Ms. Sittenfeld builds her telling, like much modern fiction, less on narrative sweep than on a series of lively scenes and conversations. To Alice’s calm, sensible, self-aware inner voice (she refers to herself as having long ago become “my own confidant”) are added her (fictional) grandmother’s slightly cynical, often astute observations about books and people, her mother’s calm resignation, the emotionalism of her best friend Dena (another fictional creation), her daughter Ella’s vivacity, and Charlie’s exuberant vulgarity.
Initially, Alice finds his “arrogance … really rather extraordinary.” But she is also drawn to him. Thirty-one and lonely, Alice gives in to Charlie’s high spirits, to the sense she gets from him that life is “an adventure” rather than the way she experiences it, as “a series of obligations.” Alice, a Democrat, finds much to disapprove of about Charlie with his breezy attitude and lack of a real job but this doesn’t include politics, which they rarely discuss. “My convictions were internal,” she muses. “I’d rarely seen the point in expressing them aloud, and if I had, my entire political outlook could have been summarized by the statement that I felt bad for poor people and was glad abortion had become legal.” And the sex is good. It is when she sees Charlie naked for the first time that Alice decides she loves him. She doesn’t approve of Charlie or of his family but she really likes him.
This profound contradiction is at the heart of the book. When Alice goes for her first visit to the Blackwell family compound, there is endless juvenile banter among Charlie and his brothers. At cocktail time, one of the brothers toasts Alice with a verse way too crude to stand a chance of being quoted here. In the hallway, Charlie proudly shows off a family photo, a shot from his brother’s wedding, in which he exposes himself. “Really,” Alice thinks, “the Blackwells were exactly like sixth grade boys at Liess (the school where she teaches), the ones who’d use a dirty word in earshot of a teacher, waiting for a reaction …” The same might be said of Ms. Sittenfeld, who seems to relish this aspect of the narrative. The scene at the Blackwells’, with the endless teasing, vulgar jokes, nasty gossip, dull talk of tennis and the merriment caused by the thin walls of the one bathroom used by 20 people, goes on for 50 pages. The sex scenes are detailed and frequent. Charlie’s delight in audibly “breaking wind” is a recurring theme.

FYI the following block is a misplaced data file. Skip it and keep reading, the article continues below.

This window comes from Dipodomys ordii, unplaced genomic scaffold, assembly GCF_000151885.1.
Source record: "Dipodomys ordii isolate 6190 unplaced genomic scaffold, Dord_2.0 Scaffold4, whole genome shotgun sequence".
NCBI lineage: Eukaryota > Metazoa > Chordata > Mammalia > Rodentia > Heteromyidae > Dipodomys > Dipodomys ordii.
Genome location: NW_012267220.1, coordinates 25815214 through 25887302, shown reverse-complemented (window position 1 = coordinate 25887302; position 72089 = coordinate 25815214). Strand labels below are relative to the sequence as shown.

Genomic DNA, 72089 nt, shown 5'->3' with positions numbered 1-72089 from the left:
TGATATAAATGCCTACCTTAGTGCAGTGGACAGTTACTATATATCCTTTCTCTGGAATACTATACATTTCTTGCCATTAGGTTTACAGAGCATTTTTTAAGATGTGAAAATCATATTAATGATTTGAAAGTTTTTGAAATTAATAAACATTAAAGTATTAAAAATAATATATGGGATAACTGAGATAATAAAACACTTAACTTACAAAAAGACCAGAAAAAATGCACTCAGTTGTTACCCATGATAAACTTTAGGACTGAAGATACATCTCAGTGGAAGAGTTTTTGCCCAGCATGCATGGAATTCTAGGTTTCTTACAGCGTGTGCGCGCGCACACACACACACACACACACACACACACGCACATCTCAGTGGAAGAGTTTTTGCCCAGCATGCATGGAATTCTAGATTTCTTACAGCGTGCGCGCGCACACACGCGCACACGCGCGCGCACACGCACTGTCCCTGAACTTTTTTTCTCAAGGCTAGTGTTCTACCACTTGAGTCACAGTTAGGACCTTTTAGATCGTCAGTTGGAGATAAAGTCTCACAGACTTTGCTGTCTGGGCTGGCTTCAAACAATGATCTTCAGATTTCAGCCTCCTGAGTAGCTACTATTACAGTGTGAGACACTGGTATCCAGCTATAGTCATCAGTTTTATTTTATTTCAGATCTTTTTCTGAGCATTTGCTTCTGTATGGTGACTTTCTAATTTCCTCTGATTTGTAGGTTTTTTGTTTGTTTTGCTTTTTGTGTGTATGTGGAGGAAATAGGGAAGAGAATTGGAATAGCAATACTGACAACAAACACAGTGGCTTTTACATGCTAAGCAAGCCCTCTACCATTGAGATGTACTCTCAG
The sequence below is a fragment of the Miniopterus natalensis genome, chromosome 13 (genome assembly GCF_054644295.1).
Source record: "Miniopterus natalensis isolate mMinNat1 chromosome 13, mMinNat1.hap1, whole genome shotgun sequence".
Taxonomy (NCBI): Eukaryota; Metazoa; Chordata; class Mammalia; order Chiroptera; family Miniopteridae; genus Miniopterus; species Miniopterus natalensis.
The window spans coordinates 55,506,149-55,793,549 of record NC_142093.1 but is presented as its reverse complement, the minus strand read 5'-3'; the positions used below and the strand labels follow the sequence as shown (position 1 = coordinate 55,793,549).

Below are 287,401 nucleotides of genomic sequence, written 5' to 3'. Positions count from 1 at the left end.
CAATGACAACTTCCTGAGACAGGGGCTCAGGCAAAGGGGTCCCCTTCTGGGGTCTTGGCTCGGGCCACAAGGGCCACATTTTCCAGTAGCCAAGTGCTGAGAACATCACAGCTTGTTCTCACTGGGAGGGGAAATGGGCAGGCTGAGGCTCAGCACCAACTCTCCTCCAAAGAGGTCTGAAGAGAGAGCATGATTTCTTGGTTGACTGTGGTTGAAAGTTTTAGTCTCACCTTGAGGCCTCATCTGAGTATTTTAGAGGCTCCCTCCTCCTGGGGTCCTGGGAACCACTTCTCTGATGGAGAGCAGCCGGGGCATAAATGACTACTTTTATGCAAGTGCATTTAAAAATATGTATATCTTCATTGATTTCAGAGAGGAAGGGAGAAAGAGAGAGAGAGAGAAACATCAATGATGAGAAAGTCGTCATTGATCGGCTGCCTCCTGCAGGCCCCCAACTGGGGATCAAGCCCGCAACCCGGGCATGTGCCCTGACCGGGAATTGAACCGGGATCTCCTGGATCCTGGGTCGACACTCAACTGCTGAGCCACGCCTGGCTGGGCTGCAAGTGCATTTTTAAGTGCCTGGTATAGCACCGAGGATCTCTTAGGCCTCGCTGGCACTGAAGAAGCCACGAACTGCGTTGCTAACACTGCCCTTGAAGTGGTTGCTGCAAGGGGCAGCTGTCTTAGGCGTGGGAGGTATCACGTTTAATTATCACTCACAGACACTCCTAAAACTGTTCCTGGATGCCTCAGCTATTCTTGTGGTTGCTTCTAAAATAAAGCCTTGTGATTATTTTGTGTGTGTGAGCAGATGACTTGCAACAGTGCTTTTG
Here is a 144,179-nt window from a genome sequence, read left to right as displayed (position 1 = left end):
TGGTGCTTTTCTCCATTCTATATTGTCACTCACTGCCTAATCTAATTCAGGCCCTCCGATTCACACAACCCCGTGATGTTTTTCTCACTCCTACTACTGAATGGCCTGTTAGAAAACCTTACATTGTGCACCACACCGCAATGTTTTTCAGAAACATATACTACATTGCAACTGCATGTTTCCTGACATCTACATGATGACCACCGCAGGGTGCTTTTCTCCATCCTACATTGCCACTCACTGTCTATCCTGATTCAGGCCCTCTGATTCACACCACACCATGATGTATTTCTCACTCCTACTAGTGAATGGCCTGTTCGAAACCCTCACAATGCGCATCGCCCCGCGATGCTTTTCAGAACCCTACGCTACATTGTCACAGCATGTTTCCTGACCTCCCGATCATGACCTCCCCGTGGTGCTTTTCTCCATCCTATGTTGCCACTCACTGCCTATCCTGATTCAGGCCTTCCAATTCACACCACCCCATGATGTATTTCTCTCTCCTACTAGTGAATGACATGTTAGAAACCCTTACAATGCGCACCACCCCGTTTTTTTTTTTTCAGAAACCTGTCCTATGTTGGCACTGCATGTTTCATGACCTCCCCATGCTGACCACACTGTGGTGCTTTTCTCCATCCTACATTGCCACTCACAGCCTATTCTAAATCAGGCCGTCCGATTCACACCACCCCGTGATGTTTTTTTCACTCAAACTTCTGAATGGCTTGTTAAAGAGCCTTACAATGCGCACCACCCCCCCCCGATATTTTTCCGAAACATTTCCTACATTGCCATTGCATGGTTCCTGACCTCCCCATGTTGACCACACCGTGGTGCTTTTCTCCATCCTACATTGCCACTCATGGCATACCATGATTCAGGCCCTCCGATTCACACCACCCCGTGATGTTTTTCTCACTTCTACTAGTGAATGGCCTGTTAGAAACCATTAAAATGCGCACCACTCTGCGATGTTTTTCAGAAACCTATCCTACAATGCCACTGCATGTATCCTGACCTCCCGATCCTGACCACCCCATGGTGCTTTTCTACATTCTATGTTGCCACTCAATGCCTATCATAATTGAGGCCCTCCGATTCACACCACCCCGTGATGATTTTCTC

It is close to the end of this long book that Alice finally tires of Charlie’s drinking and the callous behavior it enables. Taking their young daughter with her, she leaves him for several weeks. During her absence, Charlie changes and Alice returns to a husband who tells her, “From now on, I’m going to be the man you deserve.” Relieved, Alice accepts her husband’s transformation without showing any interest in what precipitated it or what it might mean for him. It is mentioned again, briefly, when Alice describes the story that it was she who forced him to quit drinking as a “false anecdote” and observes that Charlie’s “religiosity” turned out to be an asset when he successfully ran for office. Charlie, she says, sees himself as a “messiah-like” figure, a notion she finds “preposterous” and “an act of either such cynicism or such bottomless hubris that it would be impossible to say which is worse.” She simultaneously loves and feels profoundly alienated from her husband.
In the end, Ms. Sittenfeld can only explain this - the contradiction she suspected and which drew her to this story - by observing that the attractions that draw people to each are mysterious; that the ties that bind marriage partners together are often hard for people outside the relationship to appreciate. Sometimes they are a source of wonder even to the participants themselves. Marriage - the Bushes’ or anyone else’s - is often a greater thing than the sum of its parts and sex is an important part of the glue that holds the partners together.
That she (herself recently married) could seriously explore these fascinating questions while writing multiple scenes that portray the president she despises as a crude buffoon must have been, for Ms. Sittenfeld, icing on the cake.
• Stephanie Deutsch is a Washington writer and critic.